Australian Tropical Rainforest Plants - Online edition

Mammea touriga (C.T.White & W.D.Francis) L.S.Sm.

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Fruit, side view, cross section and seed. © W. T. Cooper
Scale bar 10mm. © CSIRO
10th leaf stage. © CSIRO
10th leaf stage. © CSIRO
Cotyledon and 1st leaf stage, hypogeal germination. © CSIRO

Smith, L.S. (1959) Proc. Roy. Soc. Queensland 70: 27.

Common name

Touriga; Touriga, Brown; Brown Touriga; Alligatorbark


Exudate honey coloured and quite sticky.


Leaf blades about 13-20 x 4-7 cm. Petioles produce a milky exudate. Midrib raised on the upper surface and lateral veins forming loops inside the blade margin. Oil dots generally visible to the naked eye. Usually one oil dot per reticulation. Some streaky oil dots visible with a lens. Stipular scars usually numerous and obvious, encircling the twigs.


Inflorescence among or slightly back from the leaves. Flowers about 20-25 mm diam. Calyx completely fused at the flower bud stage enclosing the petals and other flower parts. Calyx splitting irregularly into two lobes each lobe about 5-7 mm diam. Petals +/- orbicular, about 9-15 mm diam., thick and fleshy, particularly towards the base (sometimes elliptic to obovate). Staminal filaments contorted in the bud.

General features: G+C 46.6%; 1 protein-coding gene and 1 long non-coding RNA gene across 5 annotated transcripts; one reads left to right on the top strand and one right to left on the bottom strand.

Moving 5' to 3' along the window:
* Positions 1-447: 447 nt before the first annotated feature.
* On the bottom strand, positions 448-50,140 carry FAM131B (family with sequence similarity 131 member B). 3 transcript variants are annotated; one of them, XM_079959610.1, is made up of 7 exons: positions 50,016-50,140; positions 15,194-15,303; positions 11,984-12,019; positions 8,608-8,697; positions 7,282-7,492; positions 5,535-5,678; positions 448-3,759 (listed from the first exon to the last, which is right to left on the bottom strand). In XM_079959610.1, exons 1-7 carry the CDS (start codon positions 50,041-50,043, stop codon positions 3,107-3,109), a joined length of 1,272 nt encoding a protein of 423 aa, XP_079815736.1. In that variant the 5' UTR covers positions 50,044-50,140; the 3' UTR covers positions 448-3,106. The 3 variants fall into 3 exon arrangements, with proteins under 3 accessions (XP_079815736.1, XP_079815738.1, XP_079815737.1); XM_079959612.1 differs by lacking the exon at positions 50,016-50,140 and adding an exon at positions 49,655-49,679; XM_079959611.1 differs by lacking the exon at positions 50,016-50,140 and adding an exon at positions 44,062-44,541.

Fruits broadly spindle-shaped, abruptly tapering at each end, +/- apiculate at the apex, 7-10 x 5-7 cm. Seeds +/- globular or broadly ellipsoid, about 4-4.5 x 3.5 cm. Cotyledons cream to white, +/- fused together. Testa smooth, about 1-3 mm thick.


Cataphylls triangular, about 3 mm long, initially alternate, subsequent cataphylls opposite. First pair of true leaves narrowly elliptic, with the midrib raised on the upper surface. Cataphylls also produced on the stem between pairs of true leaves. At the tenth leaf stage: leaf blade elongate-elliptic, apex acuminate, base cuneate, glabrous; oil dots large, irregular in shape, easily seen with the naked eye; lateral veins more than 30; petiole grooved or flat on the upper surface, glabrous. Exudate milky, copious. Seedling completely glabrous. Seed germination time 332 to 1211 days.

Distribution and Ecology

Endemic to NEQ, restricted to a small area on the south-eastern edge of the Atherton Tableland in the Boonjee area. Altitudinal range from 600-800 m. Grows in well developed rain forest often on basalt.

Natural History & Notes

Fallen fruit eaten by Musky Rat-kangaroos. Cooper & Cooper (1994).

Once sought after for fence posts because of the ease of splitting and its long lasting qualities in the ground.

Wood specific gravity 0.96. Cause et al. (1989).

Ochrocarpos touriga (C.T.White & W.D.Francis) L.S.Sm., Proceedings of the Royal Society of Queensland 68: 48(1957). Calophyllum touriga C.T.White & W.D.Francis, Proceedings of the Royal Society of Queensland 35: 63(1924), Type: Bellenden-ker Range, at altitudes of 2,000 - 3,000 ft., C.T. White; Boonjie, D. Fraser; Gourka Pocket, Atherton Tableland.
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